Of course a church can’t coerce people to stay. That’s not what I’m saying here. What I am saying is that the church has the responsibility to oversee the lives of its members as long as they are under its watch—which includes their trip out the back door.
The upshot of all this is that a church should not accept a member’s resignation who is not doing what Christians do—in this case, regularly assemble with a church.
FOUR PRACTICAL IMPLICATIONS
Here are four practical implications of this.
1.The troubler of First Baptist Smallville needs to either reconcile with that church or join another one where he can be more content. He can’t simply resign his membership and sit on his couch on Sundays. If that’s what he intends to do, FBC Smallville’s response should be church discipline, not “See you later!”
2. Churches’ membership procedures should reflect the fact that the church, not the individual member, has authority to accept and dismiss members. A member cannot unilaterally resign. A member can submit their intention to resign to the church, and the church will either accept or reject that intention.
Different polities will work out the procedure differently, but I’d argue that Scripture gives final responsibility over the matter to the whole congregation (1 Cor. 5:4-5; 2 Cor. 2:6). This means that the church as a whole should have the final say in the matter.
3.Churches’ governing documents (constitution, by-laws) should reflect the fact that individual members do not have the unilateral right to terminate their membership. Instead, that prerogative belongs to the church. Therefore, the church has the right to refuse someone’s resignation and pursue discipline instead. It’s important to have this clearly stated in a church’s documents for both pastoral and legal reasons.
Here’s an example of the kind of language I’m talking about, from the constitution of the church I’m a member of (Third Avenue Baptist in Louisville):
“Clause 3. The church shall have authority to refuse a Member’s voluntary resignation or transfer of membership to another church, either for the purpose of proceeding with a process of church discipline, or for any other reason the church deems necessary or prudent.”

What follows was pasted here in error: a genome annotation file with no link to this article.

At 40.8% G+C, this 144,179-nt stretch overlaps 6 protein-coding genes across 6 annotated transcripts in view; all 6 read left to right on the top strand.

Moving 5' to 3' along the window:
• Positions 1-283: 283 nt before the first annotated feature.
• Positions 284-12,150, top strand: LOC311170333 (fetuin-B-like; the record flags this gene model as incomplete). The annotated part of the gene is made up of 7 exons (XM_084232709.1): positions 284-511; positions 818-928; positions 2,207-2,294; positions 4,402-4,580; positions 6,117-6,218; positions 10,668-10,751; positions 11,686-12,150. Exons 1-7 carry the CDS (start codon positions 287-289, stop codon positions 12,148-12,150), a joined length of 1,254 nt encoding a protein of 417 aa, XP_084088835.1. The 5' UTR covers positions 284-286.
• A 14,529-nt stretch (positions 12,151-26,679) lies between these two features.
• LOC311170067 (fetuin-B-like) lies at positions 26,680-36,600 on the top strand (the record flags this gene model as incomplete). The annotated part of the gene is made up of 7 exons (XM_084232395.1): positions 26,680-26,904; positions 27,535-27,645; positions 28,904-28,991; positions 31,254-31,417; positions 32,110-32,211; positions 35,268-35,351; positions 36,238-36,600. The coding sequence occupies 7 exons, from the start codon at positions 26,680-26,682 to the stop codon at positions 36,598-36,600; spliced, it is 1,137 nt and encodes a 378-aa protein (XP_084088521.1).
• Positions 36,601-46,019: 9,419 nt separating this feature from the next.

One important note: Numbers 2 and 3 in this list should probably be well established before a church attempts to resist someone’s resignation, whatever the circumstances.
4. The pastoral specifics of how churches handle individual resignations will vary. For members who have moved out of the area, I’d suggest that a baseline requirement on this front might be something like “they intend to join another evangelical church in the immediate future.”
I’m using slightly squishy language like this because churches’ membership practices vary. Some churches only take in new members once a year, for example. And some metro areas have a number of solid evangelical churches, and it might take a while for a family to settle on one. And it doesn’t always help to keep a church that’s 3,000 miles away on the line that whole time.
For members who intend to go to another church within the same metro area, the standard should probably be a little bit tighter. This will help to ensure that the member doesn’t fall through the cracks before they’re safely tucked into another sheepfold.
KEEP AN EYE ON THE BACK DOOR
So pastors, just as you pay careful attention to the front door of your church, keep a close eye on the back door, too. Make sure that the sheep can’t simply open the gate themselves and disappear from sight. Refuse to allow people to resign into thin air, both for the sake of your church’s witness to the gospel and for the good of every single sheep—especially those who tend to wander off.